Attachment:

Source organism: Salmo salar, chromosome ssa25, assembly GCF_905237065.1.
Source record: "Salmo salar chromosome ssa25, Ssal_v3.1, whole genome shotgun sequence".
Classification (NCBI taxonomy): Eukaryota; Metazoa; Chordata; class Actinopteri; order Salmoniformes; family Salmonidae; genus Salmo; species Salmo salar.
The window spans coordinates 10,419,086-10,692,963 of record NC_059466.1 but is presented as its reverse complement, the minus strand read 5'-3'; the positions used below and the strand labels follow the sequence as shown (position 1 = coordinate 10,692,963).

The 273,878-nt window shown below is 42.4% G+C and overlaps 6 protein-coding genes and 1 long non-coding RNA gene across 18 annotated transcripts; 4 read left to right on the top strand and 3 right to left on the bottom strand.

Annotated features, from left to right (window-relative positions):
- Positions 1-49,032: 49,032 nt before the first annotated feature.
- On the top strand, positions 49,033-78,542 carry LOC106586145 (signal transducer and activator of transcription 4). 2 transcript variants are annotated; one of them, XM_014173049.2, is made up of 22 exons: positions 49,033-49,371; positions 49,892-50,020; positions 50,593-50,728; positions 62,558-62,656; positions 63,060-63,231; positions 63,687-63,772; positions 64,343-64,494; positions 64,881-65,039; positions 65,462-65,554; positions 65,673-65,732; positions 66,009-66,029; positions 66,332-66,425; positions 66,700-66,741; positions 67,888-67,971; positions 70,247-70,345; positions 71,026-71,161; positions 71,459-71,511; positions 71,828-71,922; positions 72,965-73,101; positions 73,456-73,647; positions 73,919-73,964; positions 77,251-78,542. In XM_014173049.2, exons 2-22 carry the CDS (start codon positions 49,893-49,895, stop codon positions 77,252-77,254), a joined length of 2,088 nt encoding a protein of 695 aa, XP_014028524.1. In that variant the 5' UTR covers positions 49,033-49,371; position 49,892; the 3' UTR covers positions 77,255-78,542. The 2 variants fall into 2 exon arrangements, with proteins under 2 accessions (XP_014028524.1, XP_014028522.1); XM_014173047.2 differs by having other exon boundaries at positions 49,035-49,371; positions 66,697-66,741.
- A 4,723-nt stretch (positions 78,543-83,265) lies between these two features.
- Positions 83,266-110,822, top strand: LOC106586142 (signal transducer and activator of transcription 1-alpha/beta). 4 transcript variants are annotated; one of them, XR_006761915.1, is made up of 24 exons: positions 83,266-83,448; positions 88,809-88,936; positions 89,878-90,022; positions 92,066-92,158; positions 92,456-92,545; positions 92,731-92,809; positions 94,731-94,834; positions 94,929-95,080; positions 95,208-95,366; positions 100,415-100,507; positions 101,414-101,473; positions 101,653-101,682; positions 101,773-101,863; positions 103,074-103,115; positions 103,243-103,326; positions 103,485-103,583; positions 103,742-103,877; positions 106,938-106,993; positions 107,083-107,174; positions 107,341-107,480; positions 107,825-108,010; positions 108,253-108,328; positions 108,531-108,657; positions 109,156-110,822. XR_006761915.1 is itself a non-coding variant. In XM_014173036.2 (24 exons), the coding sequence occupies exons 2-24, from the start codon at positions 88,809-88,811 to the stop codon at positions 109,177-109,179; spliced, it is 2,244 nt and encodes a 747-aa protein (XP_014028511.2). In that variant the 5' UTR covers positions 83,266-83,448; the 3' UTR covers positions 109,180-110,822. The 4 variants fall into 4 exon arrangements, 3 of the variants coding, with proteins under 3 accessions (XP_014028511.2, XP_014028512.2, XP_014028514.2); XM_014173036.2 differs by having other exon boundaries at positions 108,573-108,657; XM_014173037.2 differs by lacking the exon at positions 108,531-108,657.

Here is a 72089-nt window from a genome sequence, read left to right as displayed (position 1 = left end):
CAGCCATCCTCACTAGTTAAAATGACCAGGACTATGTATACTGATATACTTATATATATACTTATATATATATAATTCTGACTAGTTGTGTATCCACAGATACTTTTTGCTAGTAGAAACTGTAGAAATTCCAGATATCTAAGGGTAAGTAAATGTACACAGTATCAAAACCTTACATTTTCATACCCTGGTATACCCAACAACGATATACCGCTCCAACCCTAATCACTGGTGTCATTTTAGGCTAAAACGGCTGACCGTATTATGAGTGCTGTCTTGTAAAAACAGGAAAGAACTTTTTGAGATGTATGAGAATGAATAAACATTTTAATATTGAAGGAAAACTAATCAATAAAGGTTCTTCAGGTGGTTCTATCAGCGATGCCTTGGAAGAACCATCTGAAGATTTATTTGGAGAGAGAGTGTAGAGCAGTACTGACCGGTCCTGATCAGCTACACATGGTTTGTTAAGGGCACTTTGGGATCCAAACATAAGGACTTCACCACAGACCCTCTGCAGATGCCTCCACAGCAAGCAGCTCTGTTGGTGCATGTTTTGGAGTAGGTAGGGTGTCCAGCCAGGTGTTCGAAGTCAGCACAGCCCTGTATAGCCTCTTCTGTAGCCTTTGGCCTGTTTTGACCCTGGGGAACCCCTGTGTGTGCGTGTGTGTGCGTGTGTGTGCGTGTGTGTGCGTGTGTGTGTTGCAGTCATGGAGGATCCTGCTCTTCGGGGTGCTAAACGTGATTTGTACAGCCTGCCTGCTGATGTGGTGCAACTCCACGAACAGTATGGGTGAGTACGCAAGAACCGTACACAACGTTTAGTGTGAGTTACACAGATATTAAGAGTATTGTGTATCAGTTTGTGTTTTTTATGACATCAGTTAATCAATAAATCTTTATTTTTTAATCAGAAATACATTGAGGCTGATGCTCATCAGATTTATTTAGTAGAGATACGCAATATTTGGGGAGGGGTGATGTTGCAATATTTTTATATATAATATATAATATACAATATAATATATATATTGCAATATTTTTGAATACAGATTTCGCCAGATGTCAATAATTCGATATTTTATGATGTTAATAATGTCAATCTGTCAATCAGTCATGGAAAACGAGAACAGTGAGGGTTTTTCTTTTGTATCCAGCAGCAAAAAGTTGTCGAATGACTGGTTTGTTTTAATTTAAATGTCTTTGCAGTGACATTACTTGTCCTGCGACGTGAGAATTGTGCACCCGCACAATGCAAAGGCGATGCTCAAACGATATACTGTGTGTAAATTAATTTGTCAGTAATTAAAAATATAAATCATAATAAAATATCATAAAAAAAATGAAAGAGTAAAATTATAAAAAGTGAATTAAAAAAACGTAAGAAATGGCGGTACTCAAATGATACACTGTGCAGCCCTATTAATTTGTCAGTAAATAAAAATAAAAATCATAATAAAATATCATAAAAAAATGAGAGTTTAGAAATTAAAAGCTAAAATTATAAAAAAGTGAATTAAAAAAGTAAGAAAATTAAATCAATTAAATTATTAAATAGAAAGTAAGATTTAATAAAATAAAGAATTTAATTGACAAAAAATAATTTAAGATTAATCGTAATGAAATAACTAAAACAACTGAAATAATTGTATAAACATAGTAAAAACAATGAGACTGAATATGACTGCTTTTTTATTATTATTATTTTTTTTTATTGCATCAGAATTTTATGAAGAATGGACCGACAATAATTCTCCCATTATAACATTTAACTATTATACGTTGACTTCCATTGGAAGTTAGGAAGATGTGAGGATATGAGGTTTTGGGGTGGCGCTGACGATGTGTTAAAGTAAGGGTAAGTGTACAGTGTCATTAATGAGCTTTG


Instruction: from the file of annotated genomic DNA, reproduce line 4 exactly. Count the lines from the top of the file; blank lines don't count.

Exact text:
The window spans coordinates 10,419,086-10,692,963 of record NC_059466.1 but is presented as its reverse complement, the minus strand read 5'-3'; the positions used below and the strand labels follow the sequence as shown (position 1 = coordinate 10,692,963).